Wedding Program Memorial Wording Vow Renewal Invitation Wording: Ideas and Examples

Weddings are joyous events, but they can also bring bittersweet thoughts of friends and relatives who have passed away. After all, we know that they would be there on the Big Day if they could, and their absence is keenly felt.

That’s why many couples choose to memorialize the dearly departed in their wedding programs. This could include a short statement in remembrance of all loved ones who have passed, a list of names, or a saying (poem, verse, etc.) that captures the feelings of the bride and groom. Or it could be a mixture of these things.

While it’s always best to speak (or write) from the heart when memorializing people, finding the right words isn’t always easy. Your own feelings and the need to be sensitive toward others can complicate things. This guide will help you come up with appropriate wording for your situation.

Wording ideas for the memorial (In Memory Of...)  section of a wedding program

Wedding Program Memorial Tips

When seeking inspiration for their own wedding programs, most people immediately begin looking at examples. But before you get too far, it’s a good idea to consider a few general points:

1. Ask yourself whether you need a separate section. In many cases, it makes more sense to honor the dead in the Thank You section of the program. Thank You sections come in different forms, but many of them speak about faith and family, making them a natural spot for mentioning deceased loved ones.

2. For a list of names, start with “In Loving Memory Of” or a similar phrase. The simplest approach is to list the names of the people you want to memorialize in the wedding ceremony program. In this case, all you really need is to start the section with a solemn phrase such as “In Memory Of” or “Never to be Forgotten.”

3. Be inclusive. While you don’t need to list every deceased relative of the bride and groom, you do want to be on guard against any conspicuous omissions. For example, if you’re listing a deceased member of the groom’s immediate family, it would be inappropriate not to also list someone who was closely related to the bride. If you have particularly sensitive issues to deal with in your families, you may want to opt for general wording that doesn’t list anyone by name.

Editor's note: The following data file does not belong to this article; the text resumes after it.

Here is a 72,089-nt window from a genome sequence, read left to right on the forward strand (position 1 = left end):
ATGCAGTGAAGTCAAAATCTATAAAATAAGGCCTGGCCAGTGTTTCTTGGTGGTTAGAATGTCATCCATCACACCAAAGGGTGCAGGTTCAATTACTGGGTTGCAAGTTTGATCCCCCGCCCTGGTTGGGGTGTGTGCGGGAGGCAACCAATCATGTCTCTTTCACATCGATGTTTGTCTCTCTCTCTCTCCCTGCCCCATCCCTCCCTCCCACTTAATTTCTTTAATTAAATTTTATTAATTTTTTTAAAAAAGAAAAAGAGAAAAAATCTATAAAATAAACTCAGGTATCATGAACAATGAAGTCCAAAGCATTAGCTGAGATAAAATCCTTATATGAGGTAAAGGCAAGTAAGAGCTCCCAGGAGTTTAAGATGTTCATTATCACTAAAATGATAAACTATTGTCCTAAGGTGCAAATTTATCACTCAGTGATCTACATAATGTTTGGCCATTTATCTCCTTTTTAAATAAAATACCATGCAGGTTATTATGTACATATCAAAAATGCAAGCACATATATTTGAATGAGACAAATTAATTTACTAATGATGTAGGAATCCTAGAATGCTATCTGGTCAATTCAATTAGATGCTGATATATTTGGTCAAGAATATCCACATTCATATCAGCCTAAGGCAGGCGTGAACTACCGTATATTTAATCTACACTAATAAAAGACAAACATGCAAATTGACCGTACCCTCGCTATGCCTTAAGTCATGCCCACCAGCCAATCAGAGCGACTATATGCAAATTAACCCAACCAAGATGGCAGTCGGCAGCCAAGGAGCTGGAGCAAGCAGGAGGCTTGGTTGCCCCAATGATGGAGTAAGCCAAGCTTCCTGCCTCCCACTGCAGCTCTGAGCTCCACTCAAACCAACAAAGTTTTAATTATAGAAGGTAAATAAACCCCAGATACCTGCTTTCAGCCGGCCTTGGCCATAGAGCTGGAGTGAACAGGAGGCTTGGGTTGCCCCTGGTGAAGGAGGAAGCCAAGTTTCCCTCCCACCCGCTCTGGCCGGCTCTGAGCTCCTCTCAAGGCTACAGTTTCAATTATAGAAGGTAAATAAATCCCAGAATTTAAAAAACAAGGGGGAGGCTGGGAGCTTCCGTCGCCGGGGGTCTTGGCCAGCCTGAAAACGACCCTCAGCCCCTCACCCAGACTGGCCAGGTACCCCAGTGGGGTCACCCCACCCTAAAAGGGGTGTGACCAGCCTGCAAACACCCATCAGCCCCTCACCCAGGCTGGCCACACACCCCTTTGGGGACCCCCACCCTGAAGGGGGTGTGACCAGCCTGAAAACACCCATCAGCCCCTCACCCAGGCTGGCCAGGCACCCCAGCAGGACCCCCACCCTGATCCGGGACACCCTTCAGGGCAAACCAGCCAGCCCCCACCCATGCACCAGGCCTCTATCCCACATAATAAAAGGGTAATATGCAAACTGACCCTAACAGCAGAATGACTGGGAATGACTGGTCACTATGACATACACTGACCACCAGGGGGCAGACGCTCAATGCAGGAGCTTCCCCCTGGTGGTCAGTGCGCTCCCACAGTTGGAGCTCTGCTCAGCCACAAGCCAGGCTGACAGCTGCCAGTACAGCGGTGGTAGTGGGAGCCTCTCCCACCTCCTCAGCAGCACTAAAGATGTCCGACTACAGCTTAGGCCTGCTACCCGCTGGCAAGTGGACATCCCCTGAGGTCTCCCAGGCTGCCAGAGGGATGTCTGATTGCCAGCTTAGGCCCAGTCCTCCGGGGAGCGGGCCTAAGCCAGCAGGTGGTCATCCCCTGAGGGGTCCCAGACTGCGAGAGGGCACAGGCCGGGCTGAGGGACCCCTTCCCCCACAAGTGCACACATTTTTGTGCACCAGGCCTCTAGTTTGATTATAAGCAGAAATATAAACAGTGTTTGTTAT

4. Don’t do it all on the wedding program. There are many ways to pay tribute to lost loved ones at a wedding. If you have trouble accomplishing everything you want to do on the program, consider other gestures to honor the passed. A few examples include:

  • Setting up a “shrine” with pictures of the loved ones

  • Mentioning the deceased during the ceremony

  • Leaving one seat empty, possibly with a rose symbolizing the departed’s presence

  • Incorporating family heirlooms into the ceremony

    If you use symbolism to memorialize loved ones, you can call attention to it during the ceremony or in the program. Of course, there’s nothing wrong with keeping it private either.


    Here are a few examples of memorial wording to inspire you:

    In Loving Memory Of
    Martha Donovan
    Brad McKay
    Jennifer Dixon
    And other loved ones who could not be here today, but are with us in spirit.
    Never to be Forgotten
    On this joyous day, we remember those loved ones who could not be with us. We feel your presence in our hearts.
    We Remember
    On this day of celebration, our thoughts are also with loved ones who have passed on and could not be here. May their presence grace our hearts today, and every day of our marriage.
    Remembering with Love
    On this day, we remember Judith Hagan, grandmother of Stacey, and Kyle Dunworth, brother of Evan. To all our loved ones who could not be here today, we love you and will always hold you dear in our hearts.
    A single red rose has been placed on the altar to symbolize the spiritual presence of Grace’s father Dean. A single white rose has been placed in a seat in the front row to symbolize all the loved ones who could not be here today.
  • Invite friends and family to watch you say I do (again).

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